Emily Mulin’s, Woman on Top exhibition at John Hanley Gallery immediately draws the eye in with bold patterns, beautiful plants, and unique ceramics. It strays from being perceived as nice wall art at a trendy restaurant in Nolita by its intricate craftsmanship and clever display techniques. The series of wall-mounted reliefs of ceramic vessels and flowers on hand-painted steel shelves come across as three dimensional still lives. By putting real plants in the works, Mulin may be playing with temporal reality in a more observable sense than typical still life. The viewer must contemplate both what happens when these plants wilt.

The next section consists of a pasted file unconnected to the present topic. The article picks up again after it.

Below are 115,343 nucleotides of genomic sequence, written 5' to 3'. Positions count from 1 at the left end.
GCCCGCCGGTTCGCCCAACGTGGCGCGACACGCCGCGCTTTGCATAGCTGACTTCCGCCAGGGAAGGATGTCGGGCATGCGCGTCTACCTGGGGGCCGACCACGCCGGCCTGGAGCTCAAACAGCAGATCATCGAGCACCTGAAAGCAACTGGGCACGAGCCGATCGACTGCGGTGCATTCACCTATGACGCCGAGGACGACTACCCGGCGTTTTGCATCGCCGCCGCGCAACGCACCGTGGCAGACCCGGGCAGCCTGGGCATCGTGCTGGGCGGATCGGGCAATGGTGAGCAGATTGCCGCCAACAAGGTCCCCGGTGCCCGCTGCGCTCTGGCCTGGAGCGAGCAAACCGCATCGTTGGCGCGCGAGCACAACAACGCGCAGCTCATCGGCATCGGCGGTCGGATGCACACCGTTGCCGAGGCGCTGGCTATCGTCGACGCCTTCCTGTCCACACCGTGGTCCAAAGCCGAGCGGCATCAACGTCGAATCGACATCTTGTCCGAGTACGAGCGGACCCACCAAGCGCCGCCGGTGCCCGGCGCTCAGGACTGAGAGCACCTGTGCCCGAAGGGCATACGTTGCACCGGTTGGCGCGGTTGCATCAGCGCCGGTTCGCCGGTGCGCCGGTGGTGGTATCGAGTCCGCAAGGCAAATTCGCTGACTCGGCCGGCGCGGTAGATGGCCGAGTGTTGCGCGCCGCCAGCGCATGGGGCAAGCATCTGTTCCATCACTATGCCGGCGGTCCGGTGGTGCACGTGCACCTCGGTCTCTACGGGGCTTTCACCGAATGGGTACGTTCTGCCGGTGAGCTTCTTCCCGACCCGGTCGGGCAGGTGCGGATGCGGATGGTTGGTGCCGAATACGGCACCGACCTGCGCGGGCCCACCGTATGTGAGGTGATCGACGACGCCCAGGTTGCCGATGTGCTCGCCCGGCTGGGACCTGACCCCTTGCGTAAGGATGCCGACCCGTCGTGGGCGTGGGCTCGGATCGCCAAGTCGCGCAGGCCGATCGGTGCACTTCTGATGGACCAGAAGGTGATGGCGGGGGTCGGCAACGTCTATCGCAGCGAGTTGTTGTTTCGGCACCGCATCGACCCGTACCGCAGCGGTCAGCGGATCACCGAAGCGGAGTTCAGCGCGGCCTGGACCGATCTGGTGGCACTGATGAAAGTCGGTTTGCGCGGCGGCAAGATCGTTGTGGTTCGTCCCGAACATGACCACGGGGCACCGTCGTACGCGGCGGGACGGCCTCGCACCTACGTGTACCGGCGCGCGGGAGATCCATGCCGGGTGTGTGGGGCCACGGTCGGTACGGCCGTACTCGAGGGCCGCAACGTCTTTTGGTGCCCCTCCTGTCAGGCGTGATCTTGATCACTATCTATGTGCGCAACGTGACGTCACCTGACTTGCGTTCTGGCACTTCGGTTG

Currently, there is a boom in digital art with the new capabilities artists have access to, and these works often take to moving much faster than Mulin’s work. A painted still life is a preservation of a moment, whereas the Woman On Top exhibition consists of continuously transforming pieces, too slow to be perceived in the average 10 second glance from passers by. Though the works are three dimensional, they hold a beauty which would translate to a flat page easily, the aesthetics are memorable due to the bright colors and intriguing patterns that help draw the onlooker.
Woman On Top. Is this title alluding to women’s power, or maybe in a sexual context? Both interpretations seem far fetched. The pieces do appear feminine but the title doesn’t fit. The title is bold, and grabs attention like a magazine headline, but the three dimensional still lifes don’t feel as charged.
While the depth of the work is questionable, the visual decisions are staged, simple, and elegant with cohesive color choices. Either way, to view Mulin’s work was simple and beautiful.